The Grandmaster
Direction
Cinematography
Acting
Screenplay
Score
3.2Overall Score

Arriving quite a long time after it as premiered and in a truncated form, Wong Kar-Wai’s The Grandmaster finally gets a begrudging release here. The stories of its different versions are legendary, no surprise when Harvey ‘Scissorhands’ Weinstein becomes involved. There are mentions of the original cut by the director being a masterpiece but this is almost always the case with”
passionate fans who can be somewhat blinded by their enthusiasm for purity (see the original cut of the awful and heralded Snowpiercer for example). So what to make of the version that we see in our cinemas? Well it is the only version that can be reviewed. We can only wonder what the longer cut has that this one doesn’t. Wong Kar-Wai is a wonderful director, stylish with a beautiful eye and can create a mood in a film that few could match. His telling of the story of Ip Man, a story that has been told before, should surely have all his usual skills on show. And this is the thing about a new cut: all the signature stylistic touches are here, just not necessarily in the right order.

As mentioned, The Grandmaster tells the story of legendary martial arts instructor Ip Man (a wonderful Tony Leung) who, amongst other things, is famous for being the trainer of Bruce Lee. The film is concerned with more than this, however, and we begin the story in China’s Guangdong province where there are many Kung Fu school rivalries. An early scene involving a fight between Ip Man and an entire gang in the rain is balletic and sets the tone. There are grudges and rivalries in the north and south, with Ip Man being asked to represent the south. We are introduced to Gong Er (Ziyi Zhang) daughter of the North’s Grandmaster, forbidden as a woman to become his successor but very much capable of doing so. She challenges Ip Man and their (Brief) encounter is charged with a feeling that fans of In the Mood for Love will recognize. It is beautifully done, visual and sensual as only a Wong Kar-Wai fight could be. No sooner are we invested in this, we get the Japanese invasion. This is not quite given the time it needs, and it is not long before Ip Man is forced into exile in Hong Kong, leaving his family and family tragedies behind. He opens his famous Wing Chun martial arts academy here but soon others from his past appear.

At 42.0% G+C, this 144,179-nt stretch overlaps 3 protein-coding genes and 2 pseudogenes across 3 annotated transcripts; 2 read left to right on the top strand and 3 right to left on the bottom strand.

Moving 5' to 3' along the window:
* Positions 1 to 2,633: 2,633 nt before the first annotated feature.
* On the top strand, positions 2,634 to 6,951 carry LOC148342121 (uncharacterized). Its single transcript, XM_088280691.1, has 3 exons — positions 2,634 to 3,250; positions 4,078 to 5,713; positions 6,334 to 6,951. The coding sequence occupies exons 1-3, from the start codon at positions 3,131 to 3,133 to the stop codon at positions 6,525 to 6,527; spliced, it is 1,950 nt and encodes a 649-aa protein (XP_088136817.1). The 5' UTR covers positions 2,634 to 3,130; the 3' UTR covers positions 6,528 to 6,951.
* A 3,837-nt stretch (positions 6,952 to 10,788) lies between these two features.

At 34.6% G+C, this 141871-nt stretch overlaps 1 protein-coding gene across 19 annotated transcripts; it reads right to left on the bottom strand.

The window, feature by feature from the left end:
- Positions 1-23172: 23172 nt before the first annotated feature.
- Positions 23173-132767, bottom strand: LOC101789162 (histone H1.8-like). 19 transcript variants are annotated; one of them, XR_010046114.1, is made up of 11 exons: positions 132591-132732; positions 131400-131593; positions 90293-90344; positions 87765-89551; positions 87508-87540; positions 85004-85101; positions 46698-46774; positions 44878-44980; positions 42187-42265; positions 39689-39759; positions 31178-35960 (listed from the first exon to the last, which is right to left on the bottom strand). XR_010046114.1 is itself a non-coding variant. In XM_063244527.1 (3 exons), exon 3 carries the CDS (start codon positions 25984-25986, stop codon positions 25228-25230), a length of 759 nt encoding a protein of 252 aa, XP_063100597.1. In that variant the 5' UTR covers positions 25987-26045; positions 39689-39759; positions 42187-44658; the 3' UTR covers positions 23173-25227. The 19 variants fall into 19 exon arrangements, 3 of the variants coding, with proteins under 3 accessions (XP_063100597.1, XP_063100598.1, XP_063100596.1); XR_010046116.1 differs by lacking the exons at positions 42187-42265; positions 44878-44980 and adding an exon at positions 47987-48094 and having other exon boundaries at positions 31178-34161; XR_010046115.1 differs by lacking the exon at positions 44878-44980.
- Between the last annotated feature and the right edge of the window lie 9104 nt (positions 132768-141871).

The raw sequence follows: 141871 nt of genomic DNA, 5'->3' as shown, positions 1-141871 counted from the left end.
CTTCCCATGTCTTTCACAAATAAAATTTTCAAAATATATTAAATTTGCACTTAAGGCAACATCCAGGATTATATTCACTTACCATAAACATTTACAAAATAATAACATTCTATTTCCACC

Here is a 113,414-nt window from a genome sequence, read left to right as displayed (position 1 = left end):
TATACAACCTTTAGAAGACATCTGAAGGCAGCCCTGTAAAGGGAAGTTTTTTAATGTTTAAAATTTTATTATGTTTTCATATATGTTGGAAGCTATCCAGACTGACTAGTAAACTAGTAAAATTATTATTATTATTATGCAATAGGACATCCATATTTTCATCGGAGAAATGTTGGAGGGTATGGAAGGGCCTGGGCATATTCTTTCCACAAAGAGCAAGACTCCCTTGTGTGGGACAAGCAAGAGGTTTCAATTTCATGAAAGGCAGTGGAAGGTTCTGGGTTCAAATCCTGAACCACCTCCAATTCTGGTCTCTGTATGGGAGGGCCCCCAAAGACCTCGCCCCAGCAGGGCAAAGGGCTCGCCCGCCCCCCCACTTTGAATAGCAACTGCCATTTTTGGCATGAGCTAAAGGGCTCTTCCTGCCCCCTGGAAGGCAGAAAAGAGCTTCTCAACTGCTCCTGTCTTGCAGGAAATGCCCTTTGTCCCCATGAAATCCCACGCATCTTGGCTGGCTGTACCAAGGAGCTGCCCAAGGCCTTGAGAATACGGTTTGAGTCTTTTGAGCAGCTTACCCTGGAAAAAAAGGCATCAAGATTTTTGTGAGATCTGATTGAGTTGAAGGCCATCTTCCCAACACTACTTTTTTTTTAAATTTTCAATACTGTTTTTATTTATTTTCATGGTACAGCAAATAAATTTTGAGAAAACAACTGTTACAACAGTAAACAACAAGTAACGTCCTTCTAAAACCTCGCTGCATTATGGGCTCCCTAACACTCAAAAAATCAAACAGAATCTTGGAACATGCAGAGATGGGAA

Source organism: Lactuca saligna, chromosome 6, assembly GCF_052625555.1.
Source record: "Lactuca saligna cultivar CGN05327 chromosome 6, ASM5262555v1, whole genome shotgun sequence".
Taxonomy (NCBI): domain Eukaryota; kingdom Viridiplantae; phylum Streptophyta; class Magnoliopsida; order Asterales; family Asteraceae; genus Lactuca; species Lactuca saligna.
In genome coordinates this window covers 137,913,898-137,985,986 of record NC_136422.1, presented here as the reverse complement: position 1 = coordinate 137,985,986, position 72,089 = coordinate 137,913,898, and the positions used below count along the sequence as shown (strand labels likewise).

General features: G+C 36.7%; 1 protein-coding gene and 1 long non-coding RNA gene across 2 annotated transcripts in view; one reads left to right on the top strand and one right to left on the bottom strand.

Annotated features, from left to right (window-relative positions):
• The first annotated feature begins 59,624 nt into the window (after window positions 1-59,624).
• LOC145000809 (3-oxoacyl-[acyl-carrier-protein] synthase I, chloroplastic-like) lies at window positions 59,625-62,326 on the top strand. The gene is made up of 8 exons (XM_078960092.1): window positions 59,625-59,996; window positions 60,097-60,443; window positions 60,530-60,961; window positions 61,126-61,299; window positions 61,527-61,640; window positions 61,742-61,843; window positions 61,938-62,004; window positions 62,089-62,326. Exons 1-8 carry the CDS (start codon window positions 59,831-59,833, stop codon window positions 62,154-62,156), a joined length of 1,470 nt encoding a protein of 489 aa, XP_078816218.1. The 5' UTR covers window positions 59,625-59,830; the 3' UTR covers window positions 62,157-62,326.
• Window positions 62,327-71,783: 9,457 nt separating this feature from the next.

The  most obvious thing to say is that the film is beautiful. And we are talking really beautiful. Kar-Wai’s framing is wonderful (a touch too much slow motion perhaps the only quibble) and the staging of the action scenes is sublime. The problems here are clearly in the edit. Scenes have a sense of random placement, particularly towards the end. The intertitles that presumably have been added to this cut are so explanatory as to bleed any ambiguity and thus a lot of the tension from the story.

And yet, for all its faults The Grandmaster (just about) works on its own terms. Tony Leung and Ziyi Zhang light up the screen. There is enough here to suggest that there is a great version of it either available elsewhere or on the proverbial cutting room floor. Indeed one of the best compliments that could be paid to it is the fact that a viewing of the imported blu ray of the Chinese cut is now considered a priority. Even in truncated form it is great to have Won Kar-Wai back on our screens.

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